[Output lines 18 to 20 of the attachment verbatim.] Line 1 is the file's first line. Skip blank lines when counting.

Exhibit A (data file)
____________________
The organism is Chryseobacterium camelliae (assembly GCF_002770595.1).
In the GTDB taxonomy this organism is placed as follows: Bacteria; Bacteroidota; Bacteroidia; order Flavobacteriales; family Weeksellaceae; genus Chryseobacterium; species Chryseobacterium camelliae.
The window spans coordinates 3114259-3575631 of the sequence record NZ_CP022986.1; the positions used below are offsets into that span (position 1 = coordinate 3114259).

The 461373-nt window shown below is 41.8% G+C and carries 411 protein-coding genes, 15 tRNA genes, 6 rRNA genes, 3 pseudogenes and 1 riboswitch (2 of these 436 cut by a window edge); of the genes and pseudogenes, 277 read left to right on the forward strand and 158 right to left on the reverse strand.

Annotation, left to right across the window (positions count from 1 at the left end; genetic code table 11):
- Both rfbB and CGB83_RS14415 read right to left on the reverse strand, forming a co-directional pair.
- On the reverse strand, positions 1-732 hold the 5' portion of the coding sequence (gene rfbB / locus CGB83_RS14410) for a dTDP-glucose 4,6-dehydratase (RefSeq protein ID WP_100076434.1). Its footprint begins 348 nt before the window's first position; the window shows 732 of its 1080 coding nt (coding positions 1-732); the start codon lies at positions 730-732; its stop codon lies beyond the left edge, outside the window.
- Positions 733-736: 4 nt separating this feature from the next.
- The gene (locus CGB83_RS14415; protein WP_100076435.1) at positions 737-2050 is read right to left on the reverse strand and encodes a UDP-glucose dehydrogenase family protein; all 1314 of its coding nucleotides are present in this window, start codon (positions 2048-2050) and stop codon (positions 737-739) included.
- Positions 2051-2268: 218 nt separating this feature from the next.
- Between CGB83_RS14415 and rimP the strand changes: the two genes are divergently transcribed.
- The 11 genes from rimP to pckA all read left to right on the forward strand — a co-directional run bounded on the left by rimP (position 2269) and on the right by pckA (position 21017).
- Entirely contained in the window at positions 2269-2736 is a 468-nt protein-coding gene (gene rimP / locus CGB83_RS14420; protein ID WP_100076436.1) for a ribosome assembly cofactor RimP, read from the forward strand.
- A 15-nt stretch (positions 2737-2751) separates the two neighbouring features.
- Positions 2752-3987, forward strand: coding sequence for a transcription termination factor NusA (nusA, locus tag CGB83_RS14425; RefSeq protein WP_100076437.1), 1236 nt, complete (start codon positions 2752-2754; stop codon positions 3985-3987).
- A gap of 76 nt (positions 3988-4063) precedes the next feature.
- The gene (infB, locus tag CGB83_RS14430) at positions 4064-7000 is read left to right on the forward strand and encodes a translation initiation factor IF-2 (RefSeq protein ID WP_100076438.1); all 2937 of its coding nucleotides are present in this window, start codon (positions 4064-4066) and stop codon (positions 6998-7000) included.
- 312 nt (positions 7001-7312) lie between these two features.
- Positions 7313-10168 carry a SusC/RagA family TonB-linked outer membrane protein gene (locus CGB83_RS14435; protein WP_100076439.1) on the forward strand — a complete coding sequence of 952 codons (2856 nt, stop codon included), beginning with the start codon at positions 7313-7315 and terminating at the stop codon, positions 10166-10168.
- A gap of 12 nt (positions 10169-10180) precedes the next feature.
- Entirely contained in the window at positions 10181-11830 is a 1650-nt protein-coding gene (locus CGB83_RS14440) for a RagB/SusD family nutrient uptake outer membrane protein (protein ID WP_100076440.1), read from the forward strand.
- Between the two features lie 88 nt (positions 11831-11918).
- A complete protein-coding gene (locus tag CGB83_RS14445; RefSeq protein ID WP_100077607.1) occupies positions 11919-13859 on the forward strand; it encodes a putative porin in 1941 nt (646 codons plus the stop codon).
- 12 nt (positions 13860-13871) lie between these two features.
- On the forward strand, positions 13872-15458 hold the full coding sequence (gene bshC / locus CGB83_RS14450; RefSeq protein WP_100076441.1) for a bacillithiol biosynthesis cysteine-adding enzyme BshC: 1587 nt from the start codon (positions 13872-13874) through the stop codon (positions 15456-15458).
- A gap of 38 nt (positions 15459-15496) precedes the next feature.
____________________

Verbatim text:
- 312 nt (positions 7001-7312) lie between these two features.
- Positions 7313-10168 carry a SusC/RagA family TonB-linked outer membrane protein gene (locus CGB83_RS14435; protein WP_100076439.1) on the forward strand — a complete coding sequence of 952 codons (2856 nt, stop codon included), beginning with the start codon at positions 7313-7315 and terminating at the stop codon, positions 10166-10168.
- A gap of 12 nt (positions 10169-10180) precedes the next feature.